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Capitol Roundup: Bills, Bills, Bills; State's Cash on Track

CPR file photo/Andrew Nixon

CPR file photo/Andrew Nixon

Brown Signs 42 Bills, Vetoes 11
Brown signed 42 bills, including 13 that focus on veterans.  One measure ask voters next June to approve the shifting of $600 million in bond funds for veterans housing.  The bonding authority is currently reserved for another veteran housing program, but it’s going unused.  If voters approve, the money would be spent on apartments and transitional housing, which backers say would help reduce homelessness.

"I know some folks at this part of the state are a little skeptical about what we do up there in the state capitol,” Brown said at a signing ceremony in San Diego Thursday, with lawmakers at his back.  "But today, we’re doing something really good, and the people standing behind me helped make this happen.”

Brown also signed a measure that toughens school nutrition standards to conform with federal law.  It sets calorie limits and bans deep-fried foods, and it extends lunchtime rules to snacks and before- and after-school meals.

The governor's 11 vetoes include a measure that deals with the dismissal process for teachers accused of child or sexual abuse.  The bill was backed by teachers unions and opposed by education reform groups.  In his veto message, Brown called it an "imperfect solution" and asked lawmakers to try again.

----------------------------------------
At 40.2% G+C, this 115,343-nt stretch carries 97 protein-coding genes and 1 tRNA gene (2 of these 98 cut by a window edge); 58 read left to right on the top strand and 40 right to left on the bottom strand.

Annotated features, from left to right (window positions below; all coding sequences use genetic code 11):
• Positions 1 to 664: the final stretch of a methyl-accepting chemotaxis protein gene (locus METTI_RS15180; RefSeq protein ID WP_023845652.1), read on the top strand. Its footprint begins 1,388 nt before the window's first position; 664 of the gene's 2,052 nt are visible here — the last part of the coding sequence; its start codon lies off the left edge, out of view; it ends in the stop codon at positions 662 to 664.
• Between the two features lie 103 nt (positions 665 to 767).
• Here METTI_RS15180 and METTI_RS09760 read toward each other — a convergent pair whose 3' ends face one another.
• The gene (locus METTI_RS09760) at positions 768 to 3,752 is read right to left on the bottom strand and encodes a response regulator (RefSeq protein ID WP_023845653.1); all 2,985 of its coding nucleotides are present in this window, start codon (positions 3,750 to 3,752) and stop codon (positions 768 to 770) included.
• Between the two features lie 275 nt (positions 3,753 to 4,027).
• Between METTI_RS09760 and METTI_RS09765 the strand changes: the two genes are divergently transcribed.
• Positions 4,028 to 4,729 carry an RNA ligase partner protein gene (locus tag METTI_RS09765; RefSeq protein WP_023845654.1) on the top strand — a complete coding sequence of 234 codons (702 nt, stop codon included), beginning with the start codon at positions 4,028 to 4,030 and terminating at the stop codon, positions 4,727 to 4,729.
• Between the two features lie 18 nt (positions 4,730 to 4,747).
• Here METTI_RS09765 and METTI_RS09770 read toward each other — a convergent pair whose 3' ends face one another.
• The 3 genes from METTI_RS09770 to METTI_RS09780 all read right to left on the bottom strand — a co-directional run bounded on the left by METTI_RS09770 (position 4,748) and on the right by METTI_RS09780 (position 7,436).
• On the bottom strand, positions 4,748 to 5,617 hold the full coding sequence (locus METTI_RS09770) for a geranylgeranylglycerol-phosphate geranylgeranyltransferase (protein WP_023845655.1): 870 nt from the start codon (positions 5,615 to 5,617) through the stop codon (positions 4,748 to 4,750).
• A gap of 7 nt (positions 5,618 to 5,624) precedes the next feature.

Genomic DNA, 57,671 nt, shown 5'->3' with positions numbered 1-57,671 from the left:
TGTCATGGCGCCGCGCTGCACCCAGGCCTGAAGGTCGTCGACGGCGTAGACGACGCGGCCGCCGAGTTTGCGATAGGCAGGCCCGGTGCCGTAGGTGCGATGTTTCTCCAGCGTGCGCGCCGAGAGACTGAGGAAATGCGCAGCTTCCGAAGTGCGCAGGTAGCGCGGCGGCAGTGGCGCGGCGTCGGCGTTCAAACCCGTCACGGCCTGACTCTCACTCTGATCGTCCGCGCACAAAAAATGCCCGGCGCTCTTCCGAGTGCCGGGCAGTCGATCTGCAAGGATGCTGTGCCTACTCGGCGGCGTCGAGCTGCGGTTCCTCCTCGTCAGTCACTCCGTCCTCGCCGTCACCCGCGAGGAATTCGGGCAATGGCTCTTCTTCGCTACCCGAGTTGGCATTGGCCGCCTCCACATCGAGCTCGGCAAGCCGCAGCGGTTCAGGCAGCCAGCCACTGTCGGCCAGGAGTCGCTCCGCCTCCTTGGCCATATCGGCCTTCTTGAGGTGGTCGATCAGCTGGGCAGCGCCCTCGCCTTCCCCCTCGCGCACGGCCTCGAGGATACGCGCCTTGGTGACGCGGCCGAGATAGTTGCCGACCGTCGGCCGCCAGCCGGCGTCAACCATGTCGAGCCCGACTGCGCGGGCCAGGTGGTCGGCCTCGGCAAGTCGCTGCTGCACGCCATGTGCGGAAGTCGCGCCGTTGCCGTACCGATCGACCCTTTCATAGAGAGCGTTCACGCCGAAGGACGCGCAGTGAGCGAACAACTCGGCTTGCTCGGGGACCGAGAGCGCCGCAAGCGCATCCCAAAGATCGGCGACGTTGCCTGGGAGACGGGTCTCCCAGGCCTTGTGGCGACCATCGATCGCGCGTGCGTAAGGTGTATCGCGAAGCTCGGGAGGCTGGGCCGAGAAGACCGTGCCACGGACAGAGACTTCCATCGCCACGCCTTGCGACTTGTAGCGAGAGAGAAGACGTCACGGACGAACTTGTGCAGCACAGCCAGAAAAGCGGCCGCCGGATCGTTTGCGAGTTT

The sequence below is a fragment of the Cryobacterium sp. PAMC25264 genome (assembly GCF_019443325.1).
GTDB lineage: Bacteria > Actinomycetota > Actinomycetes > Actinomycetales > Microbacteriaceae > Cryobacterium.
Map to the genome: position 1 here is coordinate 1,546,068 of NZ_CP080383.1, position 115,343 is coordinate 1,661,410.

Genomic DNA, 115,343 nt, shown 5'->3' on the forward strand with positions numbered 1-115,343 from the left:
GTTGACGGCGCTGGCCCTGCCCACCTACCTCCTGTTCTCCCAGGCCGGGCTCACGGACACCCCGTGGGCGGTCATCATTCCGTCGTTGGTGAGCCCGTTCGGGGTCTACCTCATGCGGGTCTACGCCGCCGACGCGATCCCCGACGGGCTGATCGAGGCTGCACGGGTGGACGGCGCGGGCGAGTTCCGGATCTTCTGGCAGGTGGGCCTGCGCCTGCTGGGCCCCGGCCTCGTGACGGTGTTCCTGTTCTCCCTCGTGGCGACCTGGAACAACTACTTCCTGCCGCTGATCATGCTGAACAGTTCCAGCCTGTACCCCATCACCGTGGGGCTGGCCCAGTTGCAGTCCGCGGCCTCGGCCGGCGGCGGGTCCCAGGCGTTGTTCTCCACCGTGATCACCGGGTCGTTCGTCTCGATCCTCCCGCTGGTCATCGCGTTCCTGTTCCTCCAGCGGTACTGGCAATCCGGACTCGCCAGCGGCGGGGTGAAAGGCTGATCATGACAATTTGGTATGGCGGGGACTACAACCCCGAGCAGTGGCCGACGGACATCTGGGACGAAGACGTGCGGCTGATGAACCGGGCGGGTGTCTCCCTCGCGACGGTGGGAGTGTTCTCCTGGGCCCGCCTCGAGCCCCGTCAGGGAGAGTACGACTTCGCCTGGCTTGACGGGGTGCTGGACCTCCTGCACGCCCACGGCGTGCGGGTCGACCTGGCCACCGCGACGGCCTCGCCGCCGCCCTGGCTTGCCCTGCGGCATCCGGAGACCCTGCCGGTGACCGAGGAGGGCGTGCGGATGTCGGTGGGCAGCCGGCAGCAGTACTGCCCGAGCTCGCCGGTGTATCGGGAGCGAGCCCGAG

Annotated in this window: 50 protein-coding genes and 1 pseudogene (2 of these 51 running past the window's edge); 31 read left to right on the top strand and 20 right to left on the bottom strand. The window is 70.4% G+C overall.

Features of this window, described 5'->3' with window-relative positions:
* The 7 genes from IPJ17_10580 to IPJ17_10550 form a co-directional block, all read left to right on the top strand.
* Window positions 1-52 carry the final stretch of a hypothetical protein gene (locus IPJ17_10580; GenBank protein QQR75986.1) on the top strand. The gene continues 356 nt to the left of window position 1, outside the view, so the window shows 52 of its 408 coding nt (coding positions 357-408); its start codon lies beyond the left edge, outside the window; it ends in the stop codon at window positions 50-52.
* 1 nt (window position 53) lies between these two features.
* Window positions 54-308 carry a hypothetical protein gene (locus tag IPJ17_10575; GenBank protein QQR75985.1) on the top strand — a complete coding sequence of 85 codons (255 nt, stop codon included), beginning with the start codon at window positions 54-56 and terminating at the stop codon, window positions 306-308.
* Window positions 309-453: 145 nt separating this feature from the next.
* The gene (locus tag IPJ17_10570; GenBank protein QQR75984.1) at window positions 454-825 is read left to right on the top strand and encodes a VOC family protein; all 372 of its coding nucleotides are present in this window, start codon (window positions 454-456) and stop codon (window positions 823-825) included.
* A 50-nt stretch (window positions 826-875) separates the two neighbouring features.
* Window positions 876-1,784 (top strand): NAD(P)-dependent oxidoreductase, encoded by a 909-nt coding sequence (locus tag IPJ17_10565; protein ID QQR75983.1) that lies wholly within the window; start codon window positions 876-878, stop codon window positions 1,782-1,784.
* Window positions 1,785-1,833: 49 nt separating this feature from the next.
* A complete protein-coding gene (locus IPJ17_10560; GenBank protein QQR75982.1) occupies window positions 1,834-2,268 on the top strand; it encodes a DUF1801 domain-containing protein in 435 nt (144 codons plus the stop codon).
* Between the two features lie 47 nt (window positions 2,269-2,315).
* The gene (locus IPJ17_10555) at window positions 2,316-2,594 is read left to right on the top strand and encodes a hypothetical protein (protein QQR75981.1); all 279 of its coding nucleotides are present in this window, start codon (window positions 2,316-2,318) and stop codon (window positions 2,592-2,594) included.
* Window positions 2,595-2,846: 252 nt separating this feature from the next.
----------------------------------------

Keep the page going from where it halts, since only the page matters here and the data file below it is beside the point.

Calif. Budget Revenues On Track Through September

California has made it through the first quarter of the new fiscal year just about on budget.

The state controller's office says revenues exceeded budget projections by about $90 million.  That's a small amount in the grand scheme of a $98 billion general fund.  A strong September helped offset a slow July and August.

But any effects from the federal government shutdown and debt ceiling battles aren't counted in the first quarter.  An economic slowdown could put California finances back in the red.


Ben Adler

Capitol Bureau Chief

Capitol Bureau Chief Ben Adler first became a public radio listener in the car on his way to preschool – though not necessarily by choice. Now, he leads Capital Public Radio’s state Capitol coverage, which airs on NPR stations across California.  Read Full Bio 

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